• Dispute the debt. This step should only be taken where you have evidence that the debt claimed by the creditor is not correct and can be disputed.

After the 7 day period has elapsed and the winding-up petition has been advertised, it’s increasingly difficult to rescue the company.

Once a Winding Up Order has been made, the court will appoint the Official Receiver to deal with the liquidation.

Consequences of Winding up

Generally speaking, because the Winding Up process costs the creditor who issues the petition quite a lot of money, he/she/they may adopt a more hostile approach and may seek to appoint their chosen liquidator (who may then look very carefully at your conduct as director), so if there is an alternative way to close your company, this may be a better option.

The Official Receiver has to investigate the conduct of the directors as part of the insolvency proceedings and compulsory liquidation process.

In serious cases where a company director is found to be liable for misconduct, they can be disqualified from acting as a director of any company for a period of two years, up to 15 years. This also applies to shadow directors (those acting in the capacity of a director, although not officially appointed as such).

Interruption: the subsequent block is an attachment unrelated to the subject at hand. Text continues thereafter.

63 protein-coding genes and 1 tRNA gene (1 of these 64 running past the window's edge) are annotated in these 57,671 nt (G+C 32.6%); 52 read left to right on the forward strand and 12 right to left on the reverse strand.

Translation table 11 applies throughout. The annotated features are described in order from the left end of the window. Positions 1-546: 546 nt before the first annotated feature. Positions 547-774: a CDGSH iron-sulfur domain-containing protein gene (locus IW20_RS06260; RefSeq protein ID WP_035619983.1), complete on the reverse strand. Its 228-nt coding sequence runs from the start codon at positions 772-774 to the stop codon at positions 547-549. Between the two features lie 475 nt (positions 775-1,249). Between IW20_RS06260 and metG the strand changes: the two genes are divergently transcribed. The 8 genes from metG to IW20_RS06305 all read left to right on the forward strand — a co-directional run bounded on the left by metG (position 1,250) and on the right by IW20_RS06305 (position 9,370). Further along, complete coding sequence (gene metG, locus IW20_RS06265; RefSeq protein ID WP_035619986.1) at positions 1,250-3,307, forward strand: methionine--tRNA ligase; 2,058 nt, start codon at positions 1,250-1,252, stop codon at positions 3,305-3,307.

There are additional repercussions for those directors shown to have wrongfully carried on trading after they knew the company was insolvent and they can be held personally liable for any debts incurred after the company became insolvent.

Need Help with Winding Up?

If you have received an HMRC winding up petition, this should not be ignored as HMRC are usually serious and committed in their aim to recover any money that is owed, or to put your limited company out of business, so it is important to know how to respond.

The quicker you take action, the more chance you have of either stopping the petition or minimising the publicity it receives. It will not disappear if you ignore it and it should be taken seriously.
Call us on a 0800 074 6757 for free confidential advice and a meeting.